When the Cloverleaf Standardbred Owners' Association board meets tonight, it will be deciding how to gamble on the future of harness racing in Maryland.
One board member, trainer Bibb Roberts, is placing his bet with a casino operator, Bally's. Another board member, breeder Joe Thomson, is putting his money on Cloverleaf. They represent the opposing viewpoints on whether the Rosecroft and Delmarva tracks should be sold to a casino operator or to horsemen.
"I'm going with Bally's," Roberts said. "In the short term, it's a better deal."
"I was going to vote for the Bally's deal until I saw the intensity of how much they wanted us to accept it," Thomson said. "They are like any other businessmen. They want to buy cheap and sell high."
The Cloverleaf board will make the decision tonight in Annapolis, meeting on the issue for the third time in two weeks. The vote could split apart the state's entire horse industry.
Earlier this year, when casino gaming legislation was introduced in Annapolis, the Maryland Horse Coalition, composed of thoroughbred and harness interests, opposed the operation of casinos if they competed with racetracks. Some thoroughbred horse breeders and owners take a stronger stance -- they oppose casinos, period.
But an anti-casino stance would be hard to maintain if the thoroughbred industry's partner in intertrack and off-track betting parlors -- now jointly operated at eight locations in the state by thoroughbred and harness interests -- is a casino operator that owns Rosecroft and Delmarva.
Roberts sees potential in such a partnership.
"If casinos do come [to Maryland] and Bally's is already here and doing a good job of operating Rosecroft and creating jobs, then if I'm a legislator, I'm going to want to put those casinos at a racetrack," Roberts said.
Thomson said he is looking at the future, too, and that's why he doesn't want to sell to Bally's.
"We can go for the quick fix and take the Bally's deal," said Thomson, owner of Winbak and White Horse farms in Chesapeake City in Cecil County and described as Maryland's largest commercial breeder. "Or bite the bullet, do what we have to do and sacrifice now, and control our own future.
"It's like making a career choice. Do you go for a job that offers you $10,000 a year for the rest of your life? Or do you go for the opportunity that says, based on your ability, you are going to earn a lot more in the future? To us, that big hit later will be gaming. I'm willing to take the gamble now and sell my 80 yearlings in the next two years for less knowing that in the long term I'll make more."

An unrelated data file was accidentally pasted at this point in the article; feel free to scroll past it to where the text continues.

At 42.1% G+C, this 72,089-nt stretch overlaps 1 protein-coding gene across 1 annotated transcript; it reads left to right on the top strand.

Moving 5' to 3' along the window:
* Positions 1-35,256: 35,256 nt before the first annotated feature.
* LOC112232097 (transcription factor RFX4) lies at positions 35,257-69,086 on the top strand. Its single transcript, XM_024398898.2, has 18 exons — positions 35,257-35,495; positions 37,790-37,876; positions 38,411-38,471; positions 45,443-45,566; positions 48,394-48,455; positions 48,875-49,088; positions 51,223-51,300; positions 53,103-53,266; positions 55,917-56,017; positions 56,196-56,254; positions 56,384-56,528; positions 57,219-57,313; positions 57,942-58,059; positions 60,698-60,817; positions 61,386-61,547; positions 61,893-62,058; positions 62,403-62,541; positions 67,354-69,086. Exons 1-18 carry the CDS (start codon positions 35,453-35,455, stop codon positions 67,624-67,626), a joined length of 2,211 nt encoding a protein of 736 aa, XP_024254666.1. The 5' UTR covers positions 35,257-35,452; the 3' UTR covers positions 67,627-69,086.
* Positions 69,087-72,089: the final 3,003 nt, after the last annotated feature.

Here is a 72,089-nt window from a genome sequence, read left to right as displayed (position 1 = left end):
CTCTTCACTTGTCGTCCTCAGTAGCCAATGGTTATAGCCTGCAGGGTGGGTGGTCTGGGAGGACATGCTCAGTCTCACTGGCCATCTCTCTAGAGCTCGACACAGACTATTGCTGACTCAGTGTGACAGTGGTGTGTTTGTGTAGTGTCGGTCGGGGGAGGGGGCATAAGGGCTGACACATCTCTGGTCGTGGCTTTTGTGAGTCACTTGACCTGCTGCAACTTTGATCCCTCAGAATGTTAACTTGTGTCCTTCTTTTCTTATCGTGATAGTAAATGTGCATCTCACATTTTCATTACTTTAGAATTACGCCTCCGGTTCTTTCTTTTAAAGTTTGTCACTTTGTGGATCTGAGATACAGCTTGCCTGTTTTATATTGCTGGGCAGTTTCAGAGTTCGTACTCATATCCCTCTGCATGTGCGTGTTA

Cloverleaf has split into two factions -- the Bally's proponents distrust Cloverleaf's leadership, and the other side wants to run Rosecroft and Delmarva with its own subsidiary operation and possibly enter the gaming business itself if casinos come to Maryland.
Discussions in recent weeks have been boisterous, marked by name-calling and in-your-face tactics by disgruntled members. At times, it's hard to believe the Cloverleaf membership shares a common bond of owning and training harness horses.
Time is running out for Cloverleaf to make a decision.
The tracks' current owners, Colt Enterprises, have set a deadline of June 28 to find out if the horsemen's organization is going to honor a letter of intent to buy the plants.
That move appeared set until Bally's Entertainment Corp. appeared at the 11th hour two weeks ago and offered to take over Cloverleaf's option to buy the tracks, in turn giving the horsemen 5 percent equity in a corporation it would form to buy
the tracks as well as 2.5 percent of net gaming revenues if Bally's ends up with casino gambling at the tracks.
Cloverleaf appeared ready to proceed with its own plan, which included a $1 million loan from Maryland thoroughbred track operator Joe De Francis, until the board agreed to table any resolution until it could study the Bally's offer for another week.
Last Tuesday, Cloverleaf met for a second time, and after a heated meeting, voted down the Bally's offer, 16-14.
But at the same meeting, another gaming group, International Gaming Strategies, unexpectedly offered Cloverleaf a sweeter deal that includes a larger percentage of net gaming revenues for the horsemen.
The board voted to meet again today and reconsider all offers. In the interim, speculation has grown that enough horsemen will switch their votes to accept the Bally's proposal.
"[Bally's] guarantees to pay the full percentage of the purses we now receive," Roberts said. "If Cloverleaf buys the tracks, our purses will be reduced indefinitely. Our owners just can't take any more [purse] reductions. I know, because I hear it all the time from my owners."
Thomson said he's willing to lend up to $500,000 to add to De Francis' $1 million loan offer to put the tracks in the hands of Cloverleaf.